Petrol drive-offs continue to cause headaches for service station owners. According to the State Industry Report from the Australasia Association of Convenience Stores (AACS), petrol theft was up 6.8 per cent nationally for the 2014 calendar year. While service stations have always been an easy target for thieves due to long opening hours and lone working employees, the rise in petrol theft incidents is an important reminder for business owners to be vigilant and consider additional security precautions.
While closed circuit television (CCTV) has been an integral part a petrol station’s security and risk management strategy for many years, a growing number of service stations are ramping up the use of CCTV by placing cameras directly above the petrol bowsers. Strategically placing high definition cameras at the bowsers can help identify offenders by capturing the vehicle’s number plate as well as a high resolution image of the offender by day or night.
As the use of CCTV becomes an increasingly important crime solving tool, petrol station owners are encouraged to review their current security system’s technology. The use of analogue CCTV is expected to dwindle significantly in the next five years, and shifting from analogue to new internet protocol (IP) cameras should be a high priority for any business that may still be using analogue cameras.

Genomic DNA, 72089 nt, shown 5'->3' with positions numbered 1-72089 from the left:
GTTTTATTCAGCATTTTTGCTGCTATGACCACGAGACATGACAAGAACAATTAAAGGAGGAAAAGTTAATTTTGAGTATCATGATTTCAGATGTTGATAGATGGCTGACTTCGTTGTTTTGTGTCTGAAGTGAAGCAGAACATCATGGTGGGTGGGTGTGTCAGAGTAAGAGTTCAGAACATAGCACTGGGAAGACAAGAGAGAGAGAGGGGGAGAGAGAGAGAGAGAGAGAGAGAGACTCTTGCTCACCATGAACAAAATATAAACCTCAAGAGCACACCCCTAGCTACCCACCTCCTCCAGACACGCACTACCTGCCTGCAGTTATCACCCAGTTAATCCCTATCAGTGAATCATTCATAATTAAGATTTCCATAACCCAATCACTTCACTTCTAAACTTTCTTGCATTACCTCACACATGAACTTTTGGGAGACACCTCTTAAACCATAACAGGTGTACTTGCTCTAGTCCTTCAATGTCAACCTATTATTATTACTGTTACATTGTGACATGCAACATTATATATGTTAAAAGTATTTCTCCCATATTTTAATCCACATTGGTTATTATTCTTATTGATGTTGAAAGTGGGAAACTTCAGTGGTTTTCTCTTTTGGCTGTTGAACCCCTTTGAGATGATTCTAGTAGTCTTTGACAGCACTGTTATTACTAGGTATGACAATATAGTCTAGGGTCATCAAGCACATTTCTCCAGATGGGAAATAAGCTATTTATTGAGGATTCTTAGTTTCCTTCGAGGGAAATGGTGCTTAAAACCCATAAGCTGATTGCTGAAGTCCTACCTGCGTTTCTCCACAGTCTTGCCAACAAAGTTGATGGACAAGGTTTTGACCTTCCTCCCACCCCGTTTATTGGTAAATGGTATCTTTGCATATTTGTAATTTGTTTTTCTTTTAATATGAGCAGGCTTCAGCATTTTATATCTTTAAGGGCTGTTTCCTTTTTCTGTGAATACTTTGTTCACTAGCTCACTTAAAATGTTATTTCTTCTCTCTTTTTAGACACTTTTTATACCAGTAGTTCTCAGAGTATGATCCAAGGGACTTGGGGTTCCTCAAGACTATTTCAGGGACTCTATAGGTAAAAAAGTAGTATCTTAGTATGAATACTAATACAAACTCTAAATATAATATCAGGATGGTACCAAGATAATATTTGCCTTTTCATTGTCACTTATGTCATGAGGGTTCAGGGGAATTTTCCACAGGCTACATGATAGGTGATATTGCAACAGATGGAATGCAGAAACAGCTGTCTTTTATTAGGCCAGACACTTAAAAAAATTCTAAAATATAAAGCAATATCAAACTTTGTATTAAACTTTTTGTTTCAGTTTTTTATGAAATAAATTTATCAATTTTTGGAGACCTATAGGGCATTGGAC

According to the AACS report, petrol theft is estimated to cost the Australian convenience industry $66 million a year nationally, with the average store owner losing around $220 a week. To help curb the issue some petrol station owners are taking technology a step further by integrating their camera operations with a centralised network video recorder (NVR). This means that every camera located across multiple service station locations can be hooked into an integrated high speed internet connection, with all video feeds managed from one central location.
While upgrading security at the bowser may help to reduce petrol theft, business owners are warned to not let basic security slip. This includes paying close attention to the petrol bowser areas to ensure they are well lit and placing signage at each bowser to warn would-be thieves that high definition cameras are in use and the area is under constant video surveillance.
Finally, petrol station owners should ensure that security equipment is installed, maintained and serviced by a licensed security expert. ADT Security has technology to help those who own or manage a service station address petrol theft. For more information call ADT Security on 131-238 or visit the ADT Security website www.adtsecurity.com.au.